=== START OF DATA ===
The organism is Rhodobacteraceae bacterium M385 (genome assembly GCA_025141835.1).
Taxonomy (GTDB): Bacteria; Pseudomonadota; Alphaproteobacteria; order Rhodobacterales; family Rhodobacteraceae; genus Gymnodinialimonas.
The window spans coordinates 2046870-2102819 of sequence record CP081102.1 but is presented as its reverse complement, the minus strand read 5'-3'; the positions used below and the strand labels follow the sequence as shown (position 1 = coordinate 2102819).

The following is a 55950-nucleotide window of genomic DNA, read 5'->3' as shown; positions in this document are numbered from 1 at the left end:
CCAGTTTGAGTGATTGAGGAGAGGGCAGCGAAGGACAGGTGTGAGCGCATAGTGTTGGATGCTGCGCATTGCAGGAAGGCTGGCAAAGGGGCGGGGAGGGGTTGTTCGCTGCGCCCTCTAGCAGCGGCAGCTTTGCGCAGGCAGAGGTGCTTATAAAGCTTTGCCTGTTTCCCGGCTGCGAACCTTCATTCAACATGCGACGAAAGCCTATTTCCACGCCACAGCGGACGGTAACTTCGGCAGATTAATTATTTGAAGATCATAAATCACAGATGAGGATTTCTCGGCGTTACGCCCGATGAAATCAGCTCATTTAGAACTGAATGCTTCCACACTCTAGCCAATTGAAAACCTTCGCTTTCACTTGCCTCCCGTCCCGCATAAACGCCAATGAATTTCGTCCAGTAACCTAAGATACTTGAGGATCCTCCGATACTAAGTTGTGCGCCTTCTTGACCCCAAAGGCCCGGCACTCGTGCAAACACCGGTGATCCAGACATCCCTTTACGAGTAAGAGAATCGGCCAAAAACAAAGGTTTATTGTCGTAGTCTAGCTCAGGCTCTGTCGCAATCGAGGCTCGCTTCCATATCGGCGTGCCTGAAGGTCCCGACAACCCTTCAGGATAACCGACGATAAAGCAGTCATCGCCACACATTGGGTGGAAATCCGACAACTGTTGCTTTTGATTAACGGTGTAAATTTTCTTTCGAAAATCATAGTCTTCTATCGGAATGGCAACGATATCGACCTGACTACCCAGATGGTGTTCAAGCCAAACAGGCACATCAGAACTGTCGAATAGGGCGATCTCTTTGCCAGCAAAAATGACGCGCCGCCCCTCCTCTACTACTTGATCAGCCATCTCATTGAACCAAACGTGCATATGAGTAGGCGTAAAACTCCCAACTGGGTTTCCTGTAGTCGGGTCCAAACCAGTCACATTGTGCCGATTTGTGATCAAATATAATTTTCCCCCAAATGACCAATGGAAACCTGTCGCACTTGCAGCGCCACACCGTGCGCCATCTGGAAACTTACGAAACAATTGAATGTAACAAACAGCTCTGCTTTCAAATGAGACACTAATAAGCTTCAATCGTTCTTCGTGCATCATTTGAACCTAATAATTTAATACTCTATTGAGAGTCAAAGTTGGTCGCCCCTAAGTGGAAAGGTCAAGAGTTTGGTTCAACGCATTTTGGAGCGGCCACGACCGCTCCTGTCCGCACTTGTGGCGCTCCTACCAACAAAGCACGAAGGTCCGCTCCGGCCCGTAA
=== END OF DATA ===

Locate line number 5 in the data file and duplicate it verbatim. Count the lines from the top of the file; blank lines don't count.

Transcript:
CCAGTTTGAGTGATTGAGGAGAGGGCAGCGAAGGACAGGTGTGAGCGCATAGTGTTGGATGCTGCGCATTGCAGGAAGGCTGGCAAAGGGGCGGGGAGGGGTTGTTCGCTGCGCCCTCTAGCAGCGGCAGCTTTGCGCAGGCAGAGGTGCTTATAAAGCTTTGCCTGTTTCCCGGCTGCGAACCTTCATTCAACATGCGACGAAAGCCTATTTCCACGCCACAGCGGACGGTAACTTCGGCAGATTAATTATTTGAAGATCATAAATCACAGATGAGGATTTCTCGGCGTTACGCCCGATGAAATCAGCTCATTTAGAACTGAATGCTTCCACACTCTAGCCAATTGAAAACCTTCGCTTTCACTTGCCTCCCGTCCCGCATAAACGCCAATGAATTTCGTCCAGTAACCTAAGATACTTGAGGATCCTCCGATACTAAGTTGTGCGCCTTCTTGACCCCAAAGGCCCGGCACTCGTGCAAACACCGGTGATCCAGACATCCCTTTACGAGTAAGAGAATCGGCCAAAAACAAAGGTTTATTGTCGTAGTCTAGCTCAGGCTCTGTCGCAATCGAGGCTCGCTTCCATATCGGCGTGCCTGAAGGTCCCGACAACCCTTCAGGATAACCGACGATAAAGCAGTCATCGCCACACATTGGGTGGAAATCCGACAACTGTTGCTTTTGATTAACGGTGTAAATTTTCTTTCGAAAATCATAGTCTTCTATCGGAATGGCAACGATATCGACCTGACTACCCAGATGGTGTTCAAGCCAAACAGGCACATCAGAACTGTCGAATAGGGCGATCTCTTTGCCAGCAAAAATGACGCGCCGCCCCTCCTCTACTACTTGATCAGCCATCTCATTGAACCAAACGTGCATATGAGTAGGCGTAAAACTCCCAACTGGGTTTCCTGTAGTCGGGTCCAAACCAGTCACATTGTGCCGATTTGTGATCAAATATAATTTTCCCCCAAATGACCAATGGAAACCTGTCGCACTTGCAGCGCCACACCGTGCGCCATCTGGAAACTTACGAAACAATTGAATGTAACAAACAGCTCTGCTTTCAAATGAGACACTAATAAGCTTCAATCGTTCTTCGTGCATCATTTGAACCTAATAATTTAATACTCTATTGAGAGTCAAAGTTGGTCGCCCCTAAGTGGAAAGGTCAAGAGTTTGGTTCAACGCATTTTGGAGCGGCCACGACCGCTCCTGTCCGCACTTGTGGCGCTCCTACCAACAAAGCACGAAGGTCCGCTCCGGCCCGTAA